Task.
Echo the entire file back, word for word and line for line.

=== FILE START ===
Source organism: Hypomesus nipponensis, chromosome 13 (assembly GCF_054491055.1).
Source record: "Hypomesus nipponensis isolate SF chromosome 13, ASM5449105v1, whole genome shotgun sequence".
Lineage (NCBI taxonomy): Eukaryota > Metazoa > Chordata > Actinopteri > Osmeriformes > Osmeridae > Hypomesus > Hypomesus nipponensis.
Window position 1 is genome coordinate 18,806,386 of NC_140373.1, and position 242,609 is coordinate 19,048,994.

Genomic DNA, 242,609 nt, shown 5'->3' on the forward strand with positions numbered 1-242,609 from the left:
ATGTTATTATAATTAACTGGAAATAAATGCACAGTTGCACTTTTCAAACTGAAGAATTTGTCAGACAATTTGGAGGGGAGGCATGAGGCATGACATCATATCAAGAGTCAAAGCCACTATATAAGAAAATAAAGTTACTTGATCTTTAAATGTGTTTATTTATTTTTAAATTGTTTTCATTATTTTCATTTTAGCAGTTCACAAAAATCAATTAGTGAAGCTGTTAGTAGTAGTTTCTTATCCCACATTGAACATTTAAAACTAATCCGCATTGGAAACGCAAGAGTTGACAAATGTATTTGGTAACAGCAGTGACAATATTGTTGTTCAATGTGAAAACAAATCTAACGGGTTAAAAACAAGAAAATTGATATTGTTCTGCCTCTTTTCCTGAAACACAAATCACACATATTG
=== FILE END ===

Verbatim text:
Source organism: Hypomesus nipponensis, chromosome 13 (assembly GCF_054491055.1).
Source record: "Hypomesus nipponensis isolate SF chromosome 13, ASM5449105v1, whole genome shotgun sequence".
Lineage (NCBI taxonomy): Eukaryota > Metazoa > Chordata > Actinopteri > Osmeriformes > Osmeridae > Hypomesus > Hypomesus nipponensis.
Window position 1 is genome coordinate 18,806,386 of NC_140373.1, and position 242,609 is coordinate 19,048,994.

Genomic DNA, 242,609 nt, shown 5'->3' on the forward strand with positions numbered 1-242,609 from the left:
ATGTTATTATAATTAACTGGAAATAAATGCACAGTTGCACTTTTCAAACTGAAGAATTTGTCAGACAATTTGGAGGGGAGGCATGAGGCATGACATCATATCAAGAGTCAAAGCCACTATATAAGAAAATAAAGTTACTTGATCTTTAAATGTGTTTATTTATTTTTAAATTGTTTTCATTATTTTCATTTTAGCAGTTCACAAAAATCAATTAGTGAAGCTGTTAGTAGTAGTTTCTTATCCCACATTGAACATTTAAAACTAATCCGCATTGGAAACGCAAGAGTTGACAAATGTATTTGGTAACAGCAGTGACAATATTGTTGTTCAATGTGAAAACAAATCTAACGGGTTAAAAACAAGAAAATTGATATTGTTCTGCCTCTTTTCCTGAAACACAAATCACACATATTG